If you have a fountain pen that takes a cartridge or converter, and you have the converter for it, this is the post for you on how to keep it clean. This includes pens like the Lamy Safari with the Lamy converter or the Jinhao 126 that is used in the demonstration. What you will need: Your fountain pen A converter that fits your fountain pen Two bowls of water (or a bowl of water and the sink) A cloth that can get a little inky Step 1: Swish around the nib in the water. You will likely get quite a bit of ink right away, as the water will draw some of the ink from the feed and around the nib. Generally, it is recommended that you use distilled water so you don't get any of the minerals or fluoride building up in your pen, but I feel pretty comfortable with tap water at room temperature. Step 2: Draw up the inky water into the converter to begin flushing the nib. The water will be quite dark, but much diluted from the "pure" ink that was just in the pen. I like to move my nib around to the cleanest part of the water in the bowl as sometimes the inkiest water just kind of sits where it was just pushed out. Draw up and flush out several times until the water has been totally muddied up. Step 3: At this point, you can wipe off the nib to draw out any concentrated ink still left. The feed and nib use capillary action to draw out the ink when writing, so you should be able to draw a little water and ink onto your cloth. This step is optional, but you should have a cloth handy anyways, so you might as well. Step 4: Draw up water from the second bowl of clean water, and dispense that water into the dirty bowl. Do this several times until the water runs clear, and then maybe do it a few more times after that. Step 5: Wipe off. If you see any residual ink on your cloth, you will want to flush out a few more times. Step 6: Leave your pen nib down on a cloth or paper towel to draw out any moisture. You can do this overnight, and it's particularly important if you're cleaning your pen because you're not using it and you want to store it - you don't want moisture trapped in.
Using the Noodler's Nib Creaper Piston-Fill Flex Fountain Pen, which we just did a review on here. We just got in our Noodler's Pens (and a few new inks!), and we figured we could take some pictures on filling the Nib Creaper as we inked it up for testing. The Creaper is a piston-fill or piston-filler fountain pen. For piston-fillers, you don't need a converter or cartridges (as the pen has the "converter" built right into the pen barrel") so all you need is a bottle of ink. Here, we're using J. Herbin's Poussiere de Lune. Step 1: Twist the back of the pen so the piston rod is all the way down. It's like a syringe, so as you twist the rod back up, ink will be sucked up into the barrel of the pen. Step 2: Submerge the nib and the lower part of the grip section into the ink bottle. Don't be afraid to get the pen inky, as you can wipe it off easily. If you don't submerge the nib far enough into the ink bottle, you'll end up drawing air into the barrel. Step 3: Twist to draw up the piston rod and ink. You will probably get a small air bubble because there is air in the feed to begin with. If you want it as full as you can get, try emptying the ink and drawing it up again a few times. Generally speaking, piston-fill pens hold much more ink than cartridges or converters, so you'll get quite a bit of ink. Step 4: Wipe off any drops of ink. And off you go! Because you drew ink up through the feed, your feed should already be wet and should write without too much hesitation or skipping.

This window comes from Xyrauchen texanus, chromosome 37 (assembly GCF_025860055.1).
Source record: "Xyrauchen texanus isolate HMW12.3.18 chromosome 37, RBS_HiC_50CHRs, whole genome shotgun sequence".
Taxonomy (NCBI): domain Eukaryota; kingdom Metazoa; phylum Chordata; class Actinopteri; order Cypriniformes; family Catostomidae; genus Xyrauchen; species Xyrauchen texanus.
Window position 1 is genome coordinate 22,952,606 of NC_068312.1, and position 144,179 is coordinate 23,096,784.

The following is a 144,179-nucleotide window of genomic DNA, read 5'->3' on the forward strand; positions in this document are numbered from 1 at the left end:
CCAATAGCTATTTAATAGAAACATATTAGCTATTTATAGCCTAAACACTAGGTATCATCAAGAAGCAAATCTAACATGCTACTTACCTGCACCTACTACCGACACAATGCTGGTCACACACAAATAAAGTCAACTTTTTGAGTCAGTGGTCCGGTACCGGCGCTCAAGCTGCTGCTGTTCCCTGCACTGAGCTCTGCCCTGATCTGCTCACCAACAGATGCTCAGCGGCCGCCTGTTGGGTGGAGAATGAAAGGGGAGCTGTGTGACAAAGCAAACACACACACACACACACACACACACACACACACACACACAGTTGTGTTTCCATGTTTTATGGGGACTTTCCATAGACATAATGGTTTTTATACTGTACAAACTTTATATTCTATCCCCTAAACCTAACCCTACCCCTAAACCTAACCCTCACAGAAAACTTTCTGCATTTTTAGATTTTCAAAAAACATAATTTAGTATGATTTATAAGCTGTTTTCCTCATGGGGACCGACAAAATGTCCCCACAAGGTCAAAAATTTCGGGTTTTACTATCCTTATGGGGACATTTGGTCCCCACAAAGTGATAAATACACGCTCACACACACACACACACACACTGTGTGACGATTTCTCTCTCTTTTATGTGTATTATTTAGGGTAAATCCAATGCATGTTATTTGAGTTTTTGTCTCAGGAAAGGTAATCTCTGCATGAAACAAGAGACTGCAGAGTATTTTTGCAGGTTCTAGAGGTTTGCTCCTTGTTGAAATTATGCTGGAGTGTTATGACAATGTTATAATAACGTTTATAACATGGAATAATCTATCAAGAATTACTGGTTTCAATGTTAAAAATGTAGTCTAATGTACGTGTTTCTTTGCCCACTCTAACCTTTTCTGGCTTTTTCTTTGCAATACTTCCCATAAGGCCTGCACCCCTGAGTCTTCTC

When I received my first fountain pen, it came with a single cartridge, and gift giver (Jon) included two extra cartridges. When those ran out, I began looking for other cartridges and stumbled upon bottled ink. As you know, this was a turning point in my life. Many, if not most, fountain pen users use bottled ink to some extent, and there are several reasons for this. 1. It's cheaper. 2. You get more ink colour choices. 3. More environmentally friendly. 4. No other choice - some pens only takes bottled ink. 1. While the cost of a bottle of ink is more expensive than a package of cartridges, the unit cost is generally much, much cheaper than buying cartridges. Noodler's creator, Nathan Tardiff, actually chooses not to manufacture cartridges in part because of the unit cost difference between bottled ink and cartridges. Noodler's Ink (at $12.50/90 mL) is $0.14/mL. Private Reserve Ink (at $8.80/50mL) is $0.18/mL. Rohrer & Klingner Ink ($12.00/50mL) is $0.24/mL. PlatinumI Bottled Ink ($6.75 for 30mL) is $0.23/mL. Compared to cartridges: Lamy Proprietary Cartridges ($4.75/5pcs @ 1.4mL each) is $0.68/mL. Kaweco International Short Cartridges ($2.20/6pcs @ 0.5mL each) is $0.73/mL. Platinum Proprietary Cartridges ($3.00/2pcs @ 1mL each) is $1.50/mL. *These prices were as of 2013, before the CAD tanked. The cost may not really be a big deal, especially if you're not writing too often or too much, but over time it adds up. 2. The ink choices are abundant. Many older pen companies also make ink, but sometimes only in a few standard colours (black, blue, green, red, etc.), but there are new ink companies, like Noodler's and Private Reserve, who manufacture what seems like hundreds of ink choices (several different shades or types of black with different properties). You can also try various inks by filling a small amount in your converter or dipping your nib rather than committing to a whole cartridge. Once you start a cartridge, it's pretty tough to take it out and store it for another use. 3. Of course using bottled ink is much more eco-friendly. Sending less plastic to landfills, glass bottles being more easily recycled or re-used, less packaging for a bottle of ink than a package of cartridges. However, you can re-use your cartridges with a syringe and bottled ink. Over time, you may find that the seal between your cartridge and the pen may stretch out a bit, but that is over many, many uses. 4. Some pens only take bottled ink, including piston fillers and eyedroppers, which simply don't have a place to insert a cartridge. A fifth reason may be that bottled ink seems a little bit more romantic, more nostalgic, but I'm not sure how seriously this reason will be taken. I think it's secretly why I use bottled ink. The main reason writers choose cartridges are: 1. It's more convenient. 2. Cartridges/converters are proprietary or converters are hard to find. 1. The convenience of using cartridges is hard to argue. When traveling, at work, the danger of spilling or breaking a glass bottle of ink can be a pretty steep price to pay. It's easy to slip a cartridge or two into a pencil case or bag without worrying about it. 2. Some pens or pen companies only take proprietary cartridges. If the price of the converter seems too much or if it's hard to find, it may be necessary to keep re-purchasing cartridges, or you can always refill your cartridges using a syringe.